CTLGroup was retained by an attorney for a contractor to investigate failures of a repair mortar based on calcium aluminate cement (often called high-alumina cement). The high-alumina cement (HAC) mortar was being used to rehabilitate sanitary sewer manholes in Austin, Texas. The mechanisms of failure included early age cracking and debonding of the repair material.
CTLGroup's work included document and literature review, a site visit, observation and testing of mortar samples, as well as the development of opinions related to the possible causes of failure of the repair mortar.
CTLGroup used a number of techniques available in our laboratory facilities to determine the cause of the failure of the materials. CTLGroup performed Isothermal calorimetry, X-ray diffraction (XRD), X-ray fluorescence (XRF), petrographic examination of samples, scanning electron microscopy and temperature measurements of mockups made from the dry repair materials.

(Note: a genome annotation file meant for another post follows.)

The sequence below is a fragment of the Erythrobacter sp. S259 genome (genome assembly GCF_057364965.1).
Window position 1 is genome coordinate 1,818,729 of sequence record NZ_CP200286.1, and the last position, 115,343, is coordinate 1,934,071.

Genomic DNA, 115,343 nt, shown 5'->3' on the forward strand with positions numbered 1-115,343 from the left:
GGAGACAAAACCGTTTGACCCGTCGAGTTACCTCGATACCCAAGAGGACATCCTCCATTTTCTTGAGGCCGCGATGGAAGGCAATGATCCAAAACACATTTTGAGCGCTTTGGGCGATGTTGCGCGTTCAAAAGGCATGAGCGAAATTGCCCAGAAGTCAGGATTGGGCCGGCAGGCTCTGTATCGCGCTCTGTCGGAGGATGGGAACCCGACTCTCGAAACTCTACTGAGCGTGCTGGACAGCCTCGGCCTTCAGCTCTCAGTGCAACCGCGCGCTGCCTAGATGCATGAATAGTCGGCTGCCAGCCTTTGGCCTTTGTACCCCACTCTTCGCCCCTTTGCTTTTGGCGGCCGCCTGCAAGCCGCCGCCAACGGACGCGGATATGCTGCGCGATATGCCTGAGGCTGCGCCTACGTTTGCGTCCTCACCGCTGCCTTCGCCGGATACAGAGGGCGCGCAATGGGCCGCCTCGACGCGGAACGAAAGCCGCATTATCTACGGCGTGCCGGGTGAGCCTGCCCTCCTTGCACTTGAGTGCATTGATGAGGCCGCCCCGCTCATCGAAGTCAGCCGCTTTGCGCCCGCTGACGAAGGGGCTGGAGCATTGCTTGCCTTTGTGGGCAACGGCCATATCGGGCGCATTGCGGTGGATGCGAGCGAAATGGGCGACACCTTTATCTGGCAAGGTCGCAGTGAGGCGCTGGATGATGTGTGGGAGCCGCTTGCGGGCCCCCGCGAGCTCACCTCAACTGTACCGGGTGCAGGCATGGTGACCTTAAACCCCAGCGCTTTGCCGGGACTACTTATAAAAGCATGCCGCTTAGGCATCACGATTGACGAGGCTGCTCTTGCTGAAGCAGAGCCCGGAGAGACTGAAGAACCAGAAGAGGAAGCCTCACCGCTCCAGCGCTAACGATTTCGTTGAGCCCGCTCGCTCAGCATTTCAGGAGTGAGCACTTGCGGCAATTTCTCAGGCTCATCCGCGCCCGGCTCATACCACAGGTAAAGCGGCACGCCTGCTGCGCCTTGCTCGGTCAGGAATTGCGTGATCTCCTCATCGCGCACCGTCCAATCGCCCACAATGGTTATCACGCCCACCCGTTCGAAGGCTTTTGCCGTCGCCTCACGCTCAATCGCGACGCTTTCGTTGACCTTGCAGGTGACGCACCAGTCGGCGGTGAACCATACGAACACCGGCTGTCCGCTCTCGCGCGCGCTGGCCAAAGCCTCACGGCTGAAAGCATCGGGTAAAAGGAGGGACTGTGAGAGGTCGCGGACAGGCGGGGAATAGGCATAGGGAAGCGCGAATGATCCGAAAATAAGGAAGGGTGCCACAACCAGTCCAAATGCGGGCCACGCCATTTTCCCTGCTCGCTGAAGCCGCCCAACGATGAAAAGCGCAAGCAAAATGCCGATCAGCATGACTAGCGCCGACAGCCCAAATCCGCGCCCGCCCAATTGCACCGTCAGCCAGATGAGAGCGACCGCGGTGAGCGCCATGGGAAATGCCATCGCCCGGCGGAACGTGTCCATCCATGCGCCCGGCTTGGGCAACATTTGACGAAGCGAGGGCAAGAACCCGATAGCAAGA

CTLGroup determined that the failures of the HAC mortar were caused, in part, by excessively high temperatures and temperature differentials. These high temperatures were caused by a poorly controlled and high rate of reaction of the material. Indications of phase changes were observed which correlated with these high temperatures.
CTLGroup's approach and capabilities, which helped our client determine the cause of the HAC mortar failure and reach a favorable settlement in the matter, can also assist in the investigation of failures of a wide variety of materials.